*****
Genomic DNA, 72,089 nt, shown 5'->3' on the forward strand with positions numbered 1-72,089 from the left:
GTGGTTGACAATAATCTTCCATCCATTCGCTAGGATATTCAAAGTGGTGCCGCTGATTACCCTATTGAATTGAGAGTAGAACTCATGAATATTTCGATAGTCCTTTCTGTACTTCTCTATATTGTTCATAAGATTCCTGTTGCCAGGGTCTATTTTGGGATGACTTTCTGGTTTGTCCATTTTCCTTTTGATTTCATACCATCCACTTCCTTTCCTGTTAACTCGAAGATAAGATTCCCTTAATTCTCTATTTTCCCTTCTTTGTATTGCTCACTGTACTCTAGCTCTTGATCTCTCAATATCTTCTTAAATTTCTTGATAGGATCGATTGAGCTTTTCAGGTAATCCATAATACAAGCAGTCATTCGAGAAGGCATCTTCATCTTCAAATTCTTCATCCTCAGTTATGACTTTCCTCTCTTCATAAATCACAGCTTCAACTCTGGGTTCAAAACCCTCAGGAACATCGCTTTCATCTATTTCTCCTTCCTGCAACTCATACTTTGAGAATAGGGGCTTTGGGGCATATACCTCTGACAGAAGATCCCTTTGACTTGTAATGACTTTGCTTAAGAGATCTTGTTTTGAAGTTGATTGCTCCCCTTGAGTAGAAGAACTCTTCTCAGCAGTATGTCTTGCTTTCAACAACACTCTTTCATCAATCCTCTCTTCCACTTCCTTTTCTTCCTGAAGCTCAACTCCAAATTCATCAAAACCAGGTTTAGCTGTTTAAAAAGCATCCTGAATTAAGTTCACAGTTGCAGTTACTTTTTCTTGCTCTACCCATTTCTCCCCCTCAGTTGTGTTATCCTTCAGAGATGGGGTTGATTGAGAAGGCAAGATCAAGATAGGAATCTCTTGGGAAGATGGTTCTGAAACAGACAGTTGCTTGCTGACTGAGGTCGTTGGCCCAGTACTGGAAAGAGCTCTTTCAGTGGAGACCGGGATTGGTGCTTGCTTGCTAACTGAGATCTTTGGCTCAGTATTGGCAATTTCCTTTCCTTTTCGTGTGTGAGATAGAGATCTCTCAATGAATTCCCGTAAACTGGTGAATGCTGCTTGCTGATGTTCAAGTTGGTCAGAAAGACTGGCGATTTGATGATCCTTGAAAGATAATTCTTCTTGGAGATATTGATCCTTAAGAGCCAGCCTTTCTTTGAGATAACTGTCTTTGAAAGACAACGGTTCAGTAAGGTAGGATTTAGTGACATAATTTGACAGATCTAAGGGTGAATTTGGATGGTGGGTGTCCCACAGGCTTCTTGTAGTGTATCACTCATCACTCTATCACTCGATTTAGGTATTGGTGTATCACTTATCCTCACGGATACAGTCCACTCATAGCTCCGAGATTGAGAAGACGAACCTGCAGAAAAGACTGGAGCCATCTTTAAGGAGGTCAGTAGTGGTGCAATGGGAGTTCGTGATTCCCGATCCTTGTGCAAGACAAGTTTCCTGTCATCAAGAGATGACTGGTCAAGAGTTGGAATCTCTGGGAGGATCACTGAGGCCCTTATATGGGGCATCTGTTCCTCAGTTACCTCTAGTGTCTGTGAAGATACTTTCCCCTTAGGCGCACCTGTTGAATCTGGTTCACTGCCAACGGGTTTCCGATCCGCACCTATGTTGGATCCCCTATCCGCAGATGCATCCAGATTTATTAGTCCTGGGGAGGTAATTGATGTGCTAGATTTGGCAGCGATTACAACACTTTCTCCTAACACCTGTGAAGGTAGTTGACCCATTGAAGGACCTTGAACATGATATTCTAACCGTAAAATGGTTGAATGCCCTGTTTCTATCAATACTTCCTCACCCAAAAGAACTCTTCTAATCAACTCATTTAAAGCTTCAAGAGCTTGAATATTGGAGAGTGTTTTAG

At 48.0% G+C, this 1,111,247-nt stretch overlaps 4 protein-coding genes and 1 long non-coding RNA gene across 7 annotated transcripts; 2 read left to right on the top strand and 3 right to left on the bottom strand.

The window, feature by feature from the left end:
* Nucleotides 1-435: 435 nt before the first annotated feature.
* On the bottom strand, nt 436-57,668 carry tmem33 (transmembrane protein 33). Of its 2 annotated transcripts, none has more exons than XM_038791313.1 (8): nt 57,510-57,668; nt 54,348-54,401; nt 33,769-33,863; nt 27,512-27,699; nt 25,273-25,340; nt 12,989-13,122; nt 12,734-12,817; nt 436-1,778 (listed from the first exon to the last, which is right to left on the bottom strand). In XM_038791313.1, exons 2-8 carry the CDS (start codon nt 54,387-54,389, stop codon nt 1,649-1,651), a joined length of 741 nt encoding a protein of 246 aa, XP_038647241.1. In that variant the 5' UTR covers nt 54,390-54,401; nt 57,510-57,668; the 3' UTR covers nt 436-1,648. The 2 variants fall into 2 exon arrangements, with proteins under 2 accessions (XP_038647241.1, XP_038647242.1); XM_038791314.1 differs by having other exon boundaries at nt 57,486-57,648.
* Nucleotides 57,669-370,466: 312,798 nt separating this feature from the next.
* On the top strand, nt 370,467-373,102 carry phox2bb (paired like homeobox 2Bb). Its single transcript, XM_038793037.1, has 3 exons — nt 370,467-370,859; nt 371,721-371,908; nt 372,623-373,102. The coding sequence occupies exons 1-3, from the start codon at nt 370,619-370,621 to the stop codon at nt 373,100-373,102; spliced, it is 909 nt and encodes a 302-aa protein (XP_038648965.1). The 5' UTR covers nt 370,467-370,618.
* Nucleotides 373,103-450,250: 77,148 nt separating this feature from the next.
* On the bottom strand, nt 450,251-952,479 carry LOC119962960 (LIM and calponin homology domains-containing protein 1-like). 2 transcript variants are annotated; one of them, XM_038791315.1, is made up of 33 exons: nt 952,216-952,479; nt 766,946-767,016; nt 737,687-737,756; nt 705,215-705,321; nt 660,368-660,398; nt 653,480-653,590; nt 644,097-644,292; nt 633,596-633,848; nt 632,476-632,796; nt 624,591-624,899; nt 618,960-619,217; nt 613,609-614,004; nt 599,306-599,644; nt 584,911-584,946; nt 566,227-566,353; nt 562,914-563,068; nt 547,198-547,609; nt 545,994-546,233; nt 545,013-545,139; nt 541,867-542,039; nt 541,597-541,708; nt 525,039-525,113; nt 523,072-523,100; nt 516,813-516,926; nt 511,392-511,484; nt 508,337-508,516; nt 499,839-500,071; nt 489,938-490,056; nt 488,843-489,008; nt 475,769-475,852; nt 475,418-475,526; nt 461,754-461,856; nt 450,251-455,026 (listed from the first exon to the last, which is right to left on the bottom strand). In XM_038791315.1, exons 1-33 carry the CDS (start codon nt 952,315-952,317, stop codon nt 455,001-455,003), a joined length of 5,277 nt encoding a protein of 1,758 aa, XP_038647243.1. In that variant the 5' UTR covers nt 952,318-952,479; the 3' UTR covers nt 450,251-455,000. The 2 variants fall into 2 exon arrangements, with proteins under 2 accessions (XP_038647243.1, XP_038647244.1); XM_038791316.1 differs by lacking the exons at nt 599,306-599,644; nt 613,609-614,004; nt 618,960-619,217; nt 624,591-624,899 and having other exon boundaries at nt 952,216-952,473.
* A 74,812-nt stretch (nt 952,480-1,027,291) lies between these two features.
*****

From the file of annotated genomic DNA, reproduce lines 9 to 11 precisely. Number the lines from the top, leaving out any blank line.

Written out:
* Nucleotides 373,103-450,250: 77,148 nt separating this feature from the next.
* On the bottom strand, nt 450,251-952,479 carry LOC119962960 (LIM and calponin homology domains-containing protein 1-like). 2 transcript variants are annotated; one of them, XM_038791315.1, is made up of 33 exons: nt 952,216-952,479; nt 766,946-767,016; nt 737,687-737,756; nt 705,215-705,321; nt 660,368-660,398; nt 653,480-653,590; nt 644,097-644,292; nt 633,596-633,848; nt 632,476-632,796; nt 624,591-624,899; nt 618,960-619,217; nt 613,609-614,004; nt 599,306-599,644; nt 584,911-584,946; nt 566,227-566,353; nt 562,914-563,068; nt 547,198-547,609; nt 545,994-546,233; nt 545,013-545,139; nt 541,867-542,039; nt 541,597-541,708; nt 525,039-525,113; nt 523,072-523,100; nt 516,813-516,926; nt 511,392-511,484; nt 508,337-508,516; nt 499,839-500,071; nt 489,938-490,056; nt 488,843-489,008; nt 475,769-475,852; nt 475,418-475,526; nt 461,754-461,856; nt 450,251-455,026 (listed from the first exon to the last, which is right to left on the bottom strand). In XM_038791315.1, exons 1-33 carry the CDS (start codon nt 952,315-952,317, stop codon nt 455,001-455,003), a joined length of 5,277 nt encoding a protein of 1,758 aa, XP_038647243.1. In that variant the 5' UTR covers nt 952,318-952,479; the 3' UTR covers nt 450,251-455,000. The 2 variants fall into 2 exon arrangements, with proteins under 2 accessions (XP_038647243.1, XP_038647244.1); XM_038791316.1 differs by lacking the exons at nt 599,306-599,644; nt 613,609-614,004; nt 618,960-619,217; nt 624,591-624,899 and having other exon boundaries at nt 952,216-952,473.
* A 74,812-nt stretch (nt 952,480-1,027,291) lies between these two features.